the Europe-wide network was established within the FP-5 project GLORIA-Europe as a pilot project for the world-wide network. GLORIA-Europe was designed as a contribution to GTOS and to the European observation activities performed under the auspices of the European Environment Agency, and is planned to be a component of a ground-based global observation system supported by the European Commission.
established by FAO, ICSU, UNEP, UNESCO, and WMO. GTOS is a programme for observation, modelling, and analysis of terrestrial ecosystems to support sustainable development. It facilitates access to ecosystem information for researchers and policy makers. GTOS has identified mountain-related climate change research as a priority. GLORIA was endorsed as one of three mountain-related activities (see: http://www.fao.org/gtos/gt-netMOU.html).
Austrian Federal Ministry of Education, Science and Culture has supported the GLORIA co-ordination.
supports the extension of the GLORIA network and the GLORIA mastersite 'Schrankogel' in Austria.
supports the GLORIA mastersite 'Schrankogel'.
Austrian Academy of Sciences supports the GLORIA network through the national IGBP budget; in particular to foster the development of GLORIA master sites in Austria. See also under "science highlights" at the IGBP web site.
Mountain Research Initiative (MRI), endorsed by the International Geosphere-Biosphere Programme (IGBP), the International Human Dimensions Programme (IHDP), and GTOS. Information generated by the GLORIA network coincides with the first key objective for the MRI Mountain Work Plan (Becker and Bugmann 2001): "detecting signals of global environmental change in mountain environments". GLORIA closely co-operates with the MRI towards the integration within the wider scope of global change research including its physical, biological, and socio-economic dimensions; e.g. through the FP-6 project GLOCHAMORE of the European Commission.
UNESCO MaB network of biosphere reserves in mountain regions.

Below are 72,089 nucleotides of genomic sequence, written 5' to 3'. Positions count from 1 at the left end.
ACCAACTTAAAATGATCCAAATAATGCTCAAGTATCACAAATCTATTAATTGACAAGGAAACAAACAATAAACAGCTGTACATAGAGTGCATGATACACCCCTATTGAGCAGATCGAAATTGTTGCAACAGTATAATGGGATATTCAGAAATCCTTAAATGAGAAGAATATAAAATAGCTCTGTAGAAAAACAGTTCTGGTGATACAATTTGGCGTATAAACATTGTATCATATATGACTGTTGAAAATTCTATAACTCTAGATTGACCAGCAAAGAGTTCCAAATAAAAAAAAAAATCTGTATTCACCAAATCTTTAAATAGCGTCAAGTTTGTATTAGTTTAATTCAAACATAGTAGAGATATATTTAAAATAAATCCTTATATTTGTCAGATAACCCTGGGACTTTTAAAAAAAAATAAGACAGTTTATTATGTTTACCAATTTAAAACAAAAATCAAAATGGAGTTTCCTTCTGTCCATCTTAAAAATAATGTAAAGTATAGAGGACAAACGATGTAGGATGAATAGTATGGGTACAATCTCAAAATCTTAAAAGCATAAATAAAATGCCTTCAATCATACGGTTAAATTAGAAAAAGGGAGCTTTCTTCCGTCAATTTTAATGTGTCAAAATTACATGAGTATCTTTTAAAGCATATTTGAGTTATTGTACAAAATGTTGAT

The protected core zone of MaB biosphere reserves can provide perfect sites for looking at climate change
effects on biodiversity and vegetation patterns. Further, the general structuring of biosphere
reserves into core, buffer and transition zones potentially allows an immediate comparison of
climate change-induced impacts with those caused by human landuse. Therefore, a co-operation with
UNESCO MaB has started in 2004 in order to assess the potential for establishing GLORIA observation
sites in MaB biosphere reserves.
This co-operation yielded the implementation of GLORIA sites in UNESCO Biosphere Reserves:
the target region in Araucarias Biosphere Reserve in Chile has already been setup, Huascaran Biosphere Reserve in Peru and Katunsky Biosphere Reserve in the Russian Altai mountains are in work.
In total 14 target regions lie within or in the close vicinity of UNESCO Biosphere Reserves.
Global Mountain Biodiversity Assessment (GMBA), an initiative of the international programme DIVERSITAS. The goals of the GMBA, to document and to synthesise existing knowledge of, and to investigate the human influence on mountain biodiversity, as well as to support conservation and sustainable development strategies, are in line with the GLORIA network, resulting in a close collaboration.
Centre for Mountain Studies at Perth College/Scotland, playing a key role as advisor on mountain issues to international organisations such as IUCN-The World Conservation Union (Price paper), UNEP and UNESCO.
Consortium for Integrated Climate Research in Western Mountains has opened the North American GLORIA chapter.
is a EC FP-6 Integrated Project started in 2004. Its objectives are:
MIRENis a global programme aimed at understanding the problem of plant invasions into mountain areas. A co-operation between MIREN and GLORIA is planned by using the GLORIA plots to detect plant invasions.
co-operations with powerful NGO's, dealing with nature conservation and sustainable development in mountain regions, such as the Worldwide Fund for Nature (WWF), the Commission Internationale pour la Protection des Alpes (CIPRA), and The Nature Conservancy should be continued to foster the flow of information to both the public and to policymakers.